Section 3.1

Understanding the Policy and Regulatory Landscape

In crowded cities like New York, public spaces—including sidewalks, plazas, parks, and streets—are incredibly valuable. For centuries, they have been used by a web of individuals, businesses, and organizations for a variety of applications and are therefore highly regulated by local and state governments.

Depending on the type of space within the public realm, local stakeholders are often subject to a variety of permits and regulations. Each regulation has been established to address a mix of issues across public safety, public health, sanitation, and public order. Stoop line stands and street vendor licenses, for example, were first established decades ago to regulate crowding and sanitation on city streets and sidewalks following heightened complaints by the public.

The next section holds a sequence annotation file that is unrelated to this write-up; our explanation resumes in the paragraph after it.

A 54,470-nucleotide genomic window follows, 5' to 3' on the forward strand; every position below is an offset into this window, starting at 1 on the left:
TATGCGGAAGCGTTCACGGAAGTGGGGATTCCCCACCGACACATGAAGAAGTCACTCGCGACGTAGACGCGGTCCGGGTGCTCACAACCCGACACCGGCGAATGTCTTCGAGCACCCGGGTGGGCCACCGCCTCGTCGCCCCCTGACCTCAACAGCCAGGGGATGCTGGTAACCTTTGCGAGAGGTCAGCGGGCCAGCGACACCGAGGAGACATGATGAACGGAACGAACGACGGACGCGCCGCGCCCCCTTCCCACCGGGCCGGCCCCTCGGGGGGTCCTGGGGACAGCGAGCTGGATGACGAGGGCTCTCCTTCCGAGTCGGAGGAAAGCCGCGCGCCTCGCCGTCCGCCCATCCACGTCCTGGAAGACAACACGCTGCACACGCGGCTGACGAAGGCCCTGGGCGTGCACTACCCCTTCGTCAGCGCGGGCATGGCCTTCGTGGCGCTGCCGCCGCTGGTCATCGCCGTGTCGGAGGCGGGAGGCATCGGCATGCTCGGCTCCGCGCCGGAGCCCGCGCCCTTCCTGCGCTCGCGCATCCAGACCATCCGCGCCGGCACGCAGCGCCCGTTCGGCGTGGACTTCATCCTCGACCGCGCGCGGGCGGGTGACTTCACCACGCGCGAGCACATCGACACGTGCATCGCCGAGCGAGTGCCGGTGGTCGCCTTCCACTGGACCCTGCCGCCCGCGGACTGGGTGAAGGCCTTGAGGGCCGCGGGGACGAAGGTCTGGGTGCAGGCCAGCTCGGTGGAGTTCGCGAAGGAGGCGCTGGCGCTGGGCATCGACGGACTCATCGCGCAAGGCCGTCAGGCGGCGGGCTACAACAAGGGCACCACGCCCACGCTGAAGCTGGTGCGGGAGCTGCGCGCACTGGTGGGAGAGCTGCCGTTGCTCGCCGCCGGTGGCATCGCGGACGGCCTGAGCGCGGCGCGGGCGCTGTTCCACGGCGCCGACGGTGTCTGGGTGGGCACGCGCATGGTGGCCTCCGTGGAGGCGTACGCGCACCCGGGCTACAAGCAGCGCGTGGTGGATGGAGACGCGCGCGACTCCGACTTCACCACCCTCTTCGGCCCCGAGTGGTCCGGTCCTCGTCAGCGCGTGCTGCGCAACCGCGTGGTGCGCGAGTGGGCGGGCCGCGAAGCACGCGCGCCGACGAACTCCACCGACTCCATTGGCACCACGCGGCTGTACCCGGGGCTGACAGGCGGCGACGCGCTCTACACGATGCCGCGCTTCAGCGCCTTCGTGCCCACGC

DOHMH  Department of Health and Mental Hygiene

DOT  Department of Transportation

DCWP  Department of Consumer and Worker Protection

NYFD  New York Fire Department

NYPD  New York Police Department

SAPO  Street Activity Permit Office (Mayor’s Office)

Further complicating the web of rules that govern our use of public spaces is the fact that a variety of agencies interpret and enforce these rules, and levy fines, making it burdensome for local stakeholders to comply with regulatory frameworks.

Although many of these rules may have been established with good intent to protect public safety and health, many are inflexible. Some rules have not been adapted or revised in decades to reflect the new ways that our public spaces are being used—especially in commercial districts, where customer journeys and expectations have rapidly evolved.